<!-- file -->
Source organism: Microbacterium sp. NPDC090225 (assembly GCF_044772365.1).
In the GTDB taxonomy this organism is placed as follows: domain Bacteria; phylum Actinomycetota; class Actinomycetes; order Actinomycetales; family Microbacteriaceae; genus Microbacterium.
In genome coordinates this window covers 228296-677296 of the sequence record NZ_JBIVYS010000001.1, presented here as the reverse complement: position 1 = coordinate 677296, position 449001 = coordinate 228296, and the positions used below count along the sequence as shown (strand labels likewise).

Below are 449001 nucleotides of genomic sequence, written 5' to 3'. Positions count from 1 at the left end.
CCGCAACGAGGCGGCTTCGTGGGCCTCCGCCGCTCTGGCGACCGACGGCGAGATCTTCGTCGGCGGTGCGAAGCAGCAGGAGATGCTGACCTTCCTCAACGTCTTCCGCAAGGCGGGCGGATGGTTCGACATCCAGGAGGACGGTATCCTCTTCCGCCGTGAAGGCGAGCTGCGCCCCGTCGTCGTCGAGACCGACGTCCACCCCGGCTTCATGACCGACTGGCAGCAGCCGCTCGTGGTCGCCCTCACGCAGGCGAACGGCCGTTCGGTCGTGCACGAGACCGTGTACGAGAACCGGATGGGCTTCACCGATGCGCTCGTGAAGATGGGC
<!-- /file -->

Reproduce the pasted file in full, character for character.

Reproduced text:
Source organism: Microbacterium sp. NPDC090225 (assembly GCF_044772365.1).
In the GTDB taxonomy this organism is placed as follows: domain Bacteria; phylum Actinomycetota; class Actinomycetes; order Actinomycetales; family Microbacteriaceae; genus Microbacterium.
In genome coordinates this window covers 228296-677296 of the sequence record NZ_JBIVYS010000001.1, presented here as the reverse complement: position 1 = coordinate 677296, position 449001 = coordinate 228296, and the positions used below count along the sequence as shown (strand labels likewise).

Below are 449001 nucleotides of genomic sequence, written 5' to 3'. Positions count from 1 at the left end.
CCGCAACGAGGCGGCTTCGTGGGCCTCCGCCGCTCTGGCGACCGACGGCGAGATCTTCGTCGGCGGTGCGAAGCAGCAGGAGATGCTGACCTTCCTCAACGTCTTCCGCAAGGCGGGCGGATGGTTCGACATCCAGGAGGACGGTATCCTCTTCCGCCGTGAAGGCGAGCTGCGCCCCGTCGTCGTCGAGACCGACGTCCACCCCGGCTTCATGACCGACTGGCAGCAGCCGCTCGTGGTCGCCCTCACGCAGGCGAACGGCCGTTCGGTCGTGCACGAGACCGTGTACGAGAACCGGATGGGCTTCACCGATGCGCTCGTGAAGATGGGC